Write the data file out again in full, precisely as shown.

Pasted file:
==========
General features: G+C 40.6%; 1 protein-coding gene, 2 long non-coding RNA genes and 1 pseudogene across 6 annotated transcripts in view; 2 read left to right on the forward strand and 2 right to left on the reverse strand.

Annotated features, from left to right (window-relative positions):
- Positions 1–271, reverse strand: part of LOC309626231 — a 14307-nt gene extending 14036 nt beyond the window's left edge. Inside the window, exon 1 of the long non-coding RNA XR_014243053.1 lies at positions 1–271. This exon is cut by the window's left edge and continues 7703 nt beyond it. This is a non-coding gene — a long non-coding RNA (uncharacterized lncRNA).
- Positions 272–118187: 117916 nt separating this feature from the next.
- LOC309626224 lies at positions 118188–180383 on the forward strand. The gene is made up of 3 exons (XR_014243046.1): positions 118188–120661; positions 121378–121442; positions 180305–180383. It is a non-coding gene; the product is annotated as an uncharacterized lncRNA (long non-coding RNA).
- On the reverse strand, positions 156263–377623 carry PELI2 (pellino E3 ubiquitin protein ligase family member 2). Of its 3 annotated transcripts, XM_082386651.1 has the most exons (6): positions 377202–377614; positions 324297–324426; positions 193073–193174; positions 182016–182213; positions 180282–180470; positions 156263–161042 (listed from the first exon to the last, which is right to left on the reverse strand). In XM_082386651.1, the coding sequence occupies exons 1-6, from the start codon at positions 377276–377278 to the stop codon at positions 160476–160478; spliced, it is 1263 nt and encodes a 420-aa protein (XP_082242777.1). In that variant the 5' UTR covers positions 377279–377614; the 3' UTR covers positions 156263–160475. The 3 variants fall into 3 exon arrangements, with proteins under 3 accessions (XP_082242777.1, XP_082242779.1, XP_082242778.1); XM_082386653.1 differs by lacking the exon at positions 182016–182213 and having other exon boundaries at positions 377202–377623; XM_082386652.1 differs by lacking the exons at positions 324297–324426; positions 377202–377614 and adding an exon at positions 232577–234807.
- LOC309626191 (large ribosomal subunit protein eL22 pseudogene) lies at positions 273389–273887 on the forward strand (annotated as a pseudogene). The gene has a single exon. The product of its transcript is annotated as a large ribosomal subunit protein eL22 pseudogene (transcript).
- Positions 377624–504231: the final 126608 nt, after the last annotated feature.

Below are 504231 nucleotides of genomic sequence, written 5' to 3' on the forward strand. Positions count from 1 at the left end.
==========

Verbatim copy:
General features: G+C 40.6%; 1 protein-coding gene, 2 long non-coding RNA genes and 1 pseudogene across 6 annotated transcripts in view; 2 read left to right on the forward strand and 2 right to left on the reverse strand.

Annotated features, from left to right (window-relative positions):
- Positions 1–271, reverse strand: part of LOC309626231 — a 14307-nt gene extending 14036 nt beyond the window's left edge. Inside the window, exon 1 of the long non-coding RNA XR_014243053.1 lies at positions 1–271. This exon is cut by the window's left edge and continues 7703 nt beyond it. This is a non-coding gene — a long non-coding RNA (uncharacterized lncRNA).
- Positions 272–118187: 117916 nt separating this feature from the next.
- LOC309626224 lies at positions 118188–180383 on the forward strand. The gene is made up of 3 exons (XR_014243046.1): positions 118188–120661; positions 121378–121442; positions 180305–180383. It is a non-coding gene; the product is annotated as an uncharacterized lncRNA (long non-coding RNA).
- On the reverse strand, positions 156263–377623 carry PELI2 (pellino E3 ubiquitin protein ligase family member 2). Of its 3 annotated transcripts, XM_082386651.1 has the most exons (6): positions 377202–377614; positions 324297–324426; positions 193073–193174; positions 182016–182213; positions 180282–180470; positions 156263–161042 (listed from the first exon to the last, which is right to left on the reverse strand). In XM_082386651.1, the coding sequence occupies exons 1-6, from the start codon at positions 377276–377278 to the stop codon at positions 160476–160478; spliced, it is 1263 nt and encodes a 420-aa protein (XP_082242777.1). In that variant the 5' UTR covers positions 377279–377614; the 3' UTR covers positions 156263–160475. The 3 variants fall into 3 exon arrangements, with proteins under 3 accessions (XP_082242777.1, XP_082242779.1, XP_082242778.1); XM_082386653.1 differs by lacking the exon at positions 182016–182213 and having other exon boundaries at positions 377202–377623; XM_082386652.1 differs by lacking the exons at positions 324297–324426; positions 377202–377614 and adding an exon at positions 232577–234807.
- LOC309626191 (large ribosomal subunit protein eL22 pseudogene) lies at positions 273389–273887 on the forward strand (annotated as a pseudogene). The gene has a single exon. The product of its transcript is annotated as a large ribosomal subunit protein eL22 pseudogene (transcript).
- Positions 377624–504231: the final 126608 nt, after the last annotated feature.

Below are 504231 nucleotides of genomic sequence, written 5' to 3' on the forward strand. Positions count from 1 at the left end.